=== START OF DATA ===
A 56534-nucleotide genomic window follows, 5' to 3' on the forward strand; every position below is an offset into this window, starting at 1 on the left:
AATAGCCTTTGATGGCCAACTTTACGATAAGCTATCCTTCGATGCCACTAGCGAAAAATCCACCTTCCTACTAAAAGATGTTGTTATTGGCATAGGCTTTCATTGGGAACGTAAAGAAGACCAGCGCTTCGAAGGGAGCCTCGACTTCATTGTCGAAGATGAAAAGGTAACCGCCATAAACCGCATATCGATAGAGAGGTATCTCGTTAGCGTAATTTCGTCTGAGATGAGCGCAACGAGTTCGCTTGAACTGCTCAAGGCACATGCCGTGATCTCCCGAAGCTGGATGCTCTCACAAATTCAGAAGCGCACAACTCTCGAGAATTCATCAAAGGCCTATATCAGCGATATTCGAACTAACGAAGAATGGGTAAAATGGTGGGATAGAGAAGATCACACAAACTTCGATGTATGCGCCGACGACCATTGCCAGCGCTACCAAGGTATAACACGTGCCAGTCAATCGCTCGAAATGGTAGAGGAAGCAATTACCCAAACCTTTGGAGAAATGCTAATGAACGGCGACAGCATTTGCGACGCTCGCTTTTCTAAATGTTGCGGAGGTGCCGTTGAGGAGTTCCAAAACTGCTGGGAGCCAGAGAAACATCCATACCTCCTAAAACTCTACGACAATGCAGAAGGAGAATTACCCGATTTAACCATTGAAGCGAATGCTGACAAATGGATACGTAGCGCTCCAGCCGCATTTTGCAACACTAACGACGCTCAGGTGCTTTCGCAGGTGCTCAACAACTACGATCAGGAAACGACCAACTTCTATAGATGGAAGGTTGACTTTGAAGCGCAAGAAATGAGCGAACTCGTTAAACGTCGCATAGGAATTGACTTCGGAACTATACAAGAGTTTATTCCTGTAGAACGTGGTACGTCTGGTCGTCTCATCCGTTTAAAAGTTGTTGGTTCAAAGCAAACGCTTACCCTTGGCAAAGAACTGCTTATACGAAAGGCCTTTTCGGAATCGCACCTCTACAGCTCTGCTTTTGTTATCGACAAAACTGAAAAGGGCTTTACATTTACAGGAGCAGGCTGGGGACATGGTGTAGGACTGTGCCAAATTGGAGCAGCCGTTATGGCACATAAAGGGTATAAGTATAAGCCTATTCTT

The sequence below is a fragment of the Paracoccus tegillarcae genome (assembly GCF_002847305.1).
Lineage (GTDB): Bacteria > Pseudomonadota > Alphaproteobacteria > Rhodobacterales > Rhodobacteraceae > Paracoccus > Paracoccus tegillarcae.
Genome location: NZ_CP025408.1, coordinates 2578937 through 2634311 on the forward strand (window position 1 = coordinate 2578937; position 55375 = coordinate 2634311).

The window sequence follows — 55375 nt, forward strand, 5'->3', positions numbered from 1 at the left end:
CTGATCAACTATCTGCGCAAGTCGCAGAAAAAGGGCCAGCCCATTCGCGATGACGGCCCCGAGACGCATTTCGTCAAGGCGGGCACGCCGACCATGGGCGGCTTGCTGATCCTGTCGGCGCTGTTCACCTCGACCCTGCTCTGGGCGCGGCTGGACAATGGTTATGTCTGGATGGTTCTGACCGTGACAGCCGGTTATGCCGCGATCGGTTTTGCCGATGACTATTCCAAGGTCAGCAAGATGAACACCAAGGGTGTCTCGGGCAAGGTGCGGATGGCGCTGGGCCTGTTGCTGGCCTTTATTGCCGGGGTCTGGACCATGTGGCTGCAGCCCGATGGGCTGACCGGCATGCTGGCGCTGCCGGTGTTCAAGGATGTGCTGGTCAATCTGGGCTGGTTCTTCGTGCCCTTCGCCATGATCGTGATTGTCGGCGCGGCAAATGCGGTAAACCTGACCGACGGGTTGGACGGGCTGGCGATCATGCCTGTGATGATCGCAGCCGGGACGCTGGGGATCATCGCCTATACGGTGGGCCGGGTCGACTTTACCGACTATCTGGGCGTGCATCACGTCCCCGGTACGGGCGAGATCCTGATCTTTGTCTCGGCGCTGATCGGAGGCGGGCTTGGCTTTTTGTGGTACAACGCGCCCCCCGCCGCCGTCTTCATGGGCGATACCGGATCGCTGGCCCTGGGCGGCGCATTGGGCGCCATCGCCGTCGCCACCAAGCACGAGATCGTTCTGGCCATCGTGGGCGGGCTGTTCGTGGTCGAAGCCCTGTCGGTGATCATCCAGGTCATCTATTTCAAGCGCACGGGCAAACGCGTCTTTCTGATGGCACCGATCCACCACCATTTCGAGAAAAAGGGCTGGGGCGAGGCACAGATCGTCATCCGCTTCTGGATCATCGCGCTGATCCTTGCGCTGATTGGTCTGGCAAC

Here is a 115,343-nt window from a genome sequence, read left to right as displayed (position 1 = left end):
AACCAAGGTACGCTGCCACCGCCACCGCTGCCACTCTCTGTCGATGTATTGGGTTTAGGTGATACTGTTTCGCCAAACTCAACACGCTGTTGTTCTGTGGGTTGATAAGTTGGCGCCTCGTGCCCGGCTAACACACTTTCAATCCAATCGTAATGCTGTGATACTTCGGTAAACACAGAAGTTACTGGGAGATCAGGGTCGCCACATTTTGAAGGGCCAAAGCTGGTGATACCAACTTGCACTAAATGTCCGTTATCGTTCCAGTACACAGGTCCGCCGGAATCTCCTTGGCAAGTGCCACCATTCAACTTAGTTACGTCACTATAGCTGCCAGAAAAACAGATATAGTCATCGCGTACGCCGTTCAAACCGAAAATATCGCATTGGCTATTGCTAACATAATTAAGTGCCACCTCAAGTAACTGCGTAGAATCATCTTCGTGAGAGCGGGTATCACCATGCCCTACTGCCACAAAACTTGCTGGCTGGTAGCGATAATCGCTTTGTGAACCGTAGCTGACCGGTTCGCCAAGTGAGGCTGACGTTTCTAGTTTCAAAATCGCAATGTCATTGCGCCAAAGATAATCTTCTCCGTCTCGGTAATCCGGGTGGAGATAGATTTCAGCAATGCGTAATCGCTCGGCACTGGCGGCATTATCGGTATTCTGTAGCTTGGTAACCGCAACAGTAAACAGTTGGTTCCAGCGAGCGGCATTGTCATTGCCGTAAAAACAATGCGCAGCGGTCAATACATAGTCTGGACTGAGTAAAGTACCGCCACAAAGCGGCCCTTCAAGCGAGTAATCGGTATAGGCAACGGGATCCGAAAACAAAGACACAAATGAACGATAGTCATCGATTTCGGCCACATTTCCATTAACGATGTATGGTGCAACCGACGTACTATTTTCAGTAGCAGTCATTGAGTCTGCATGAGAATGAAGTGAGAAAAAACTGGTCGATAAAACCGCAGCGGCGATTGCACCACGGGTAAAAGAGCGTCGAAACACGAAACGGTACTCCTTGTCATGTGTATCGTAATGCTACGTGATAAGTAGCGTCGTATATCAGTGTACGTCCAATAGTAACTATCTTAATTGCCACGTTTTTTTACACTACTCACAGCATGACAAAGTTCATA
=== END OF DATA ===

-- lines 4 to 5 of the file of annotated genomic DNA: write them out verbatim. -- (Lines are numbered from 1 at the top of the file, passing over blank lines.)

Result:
Lineage (GTDB): Bacteria > Pseudomonadota > Alphaproteobacteria > Rhodobacterales > Rhodobacteraceae > Paracoccus > Paracoccus tegillarcae.
Genome location: NZ_CP025408.1, coordinates 2578937 through 2634311 on the forward strand (window position 1 = coordinate 2578937; position 55375 = coordinate 2634311).